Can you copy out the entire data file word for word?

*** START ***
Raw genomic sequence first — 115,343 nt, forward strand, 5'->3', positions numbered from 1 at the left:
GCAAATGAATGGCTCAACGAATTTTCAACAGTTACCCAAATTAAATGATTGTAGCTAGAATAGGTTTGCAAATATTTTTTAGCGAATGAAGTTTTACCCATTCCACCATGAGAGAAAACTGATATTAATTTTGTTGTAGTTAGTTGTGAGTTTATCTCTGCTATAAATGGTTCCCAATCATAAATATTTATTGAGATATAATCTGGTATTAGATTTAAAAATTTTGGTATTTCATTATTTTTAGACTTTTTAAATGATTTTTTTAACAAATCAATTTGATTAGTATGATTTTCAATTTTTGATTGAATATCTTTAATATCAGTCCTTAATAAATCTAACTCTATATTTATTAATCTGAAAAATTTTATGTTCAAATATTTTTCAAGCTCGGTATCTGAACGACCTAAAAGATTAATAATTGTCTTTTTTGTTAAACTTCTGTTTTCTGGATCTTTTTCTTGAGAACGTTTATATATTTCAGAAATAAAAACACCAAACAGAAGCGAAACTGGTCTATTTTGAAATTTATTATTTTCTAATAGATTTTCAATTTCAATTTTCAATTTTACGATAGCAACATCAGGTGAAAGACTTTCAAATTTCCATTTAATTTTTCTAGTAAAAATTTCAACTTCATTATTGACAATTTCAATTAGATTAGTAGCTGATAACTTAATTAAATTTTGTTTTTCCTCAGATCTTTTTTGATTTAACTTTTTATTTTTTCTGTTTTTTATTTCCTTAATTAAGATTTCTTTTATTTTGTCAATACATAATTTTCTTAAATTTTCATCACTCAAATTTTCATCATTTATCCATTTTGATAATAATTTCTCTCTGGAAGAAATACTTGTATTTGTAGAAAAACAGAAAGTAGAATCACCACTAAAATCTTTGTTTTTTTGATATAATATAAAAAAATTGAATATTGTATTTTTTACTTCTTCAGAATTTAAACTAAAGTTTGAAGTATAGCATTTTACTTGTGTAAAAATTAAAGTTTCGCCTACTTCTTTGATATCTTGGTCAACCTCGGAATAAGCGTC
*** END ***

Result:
Raw genomic sequence first — 115,343 nt, forward strand, 5'->3', positions numbered from 1 at the left:
GCAAATGAATGGCTCAACGAATTTTCAACAGTTACCCAAATTAAATGATTGTAGCTAGAATAGGTTTGCAAATATTTTTTAGCGAATGAAGTTTTACCCATTCCACCATGAGAGAAAACTGATATTAATTTTGTTGTAGTTAGTTGTGAGTTTATCTCTGCTATAAATGGTTCCCAATCATAAATATTTATTGAGATATAATCTGGTATTAGATTTAAAAATTTTGGTATTTCATTATTTTTAGACTTTTTAAATGATTTTTTTAACAAATCAATTTGATTAGTATGATTTTCAATTTTTGATTGAATATCTTTAATATCAGTCCTTAATAAATCTAACTCTATATTTATTAATCTGAAAAATTTTATGTTCAAATATTTTTCAAGCTCGGTATCTGAACGACCTAAAAGATTAATAATTGTCTTTTTTGTTAAACTTCTGTTTTCTGGATCTTTTTCTTGAGAACGTTTATATATTTCAGAAATAAAAACACCAAACAGAAGCGAAACTGGTCTATTTTGAAATTTATTATTTTCTAATAGATTTTCAATTTCAATTTTCAATTTTACGATAGCAACATCAGGTGAAAGACTTTCAAATTTCCATTTAATTTTTCTAGTAAAAATTTCAACTTCATTATTGACAATTTCAATTAGATTAGTAGCTGATAACTTAATTAAATTTTGTTTTTCCTCAGATCTTTTTTGATTTAACTTTTTATTTTTTCTGTTTTTTATTTCCTTAATTAAGATTTCTTTTATTTTGTCAATACATAATTTTCTTAAATTTTCATCACTCAAATTTTCATCATTTATCCATTTTGATAATAATTTCTCTCTGGAAGAAATACTTGTATTTGTAGAAAAACAGAAAGTAGAATCACCACTAAAATCTTTGTTTTTTTGATATAATATAAAAAAATTGAATATTGTATTTTTTACTTCTTCAGAATTTAAACTAAAGTTTGAAGTATAGCATTTTACTTGTGTAAAAATTAAAGTTTCGCCTACTTCTTTGATATCTTGGTCAACCTCGGAATAAGCGTC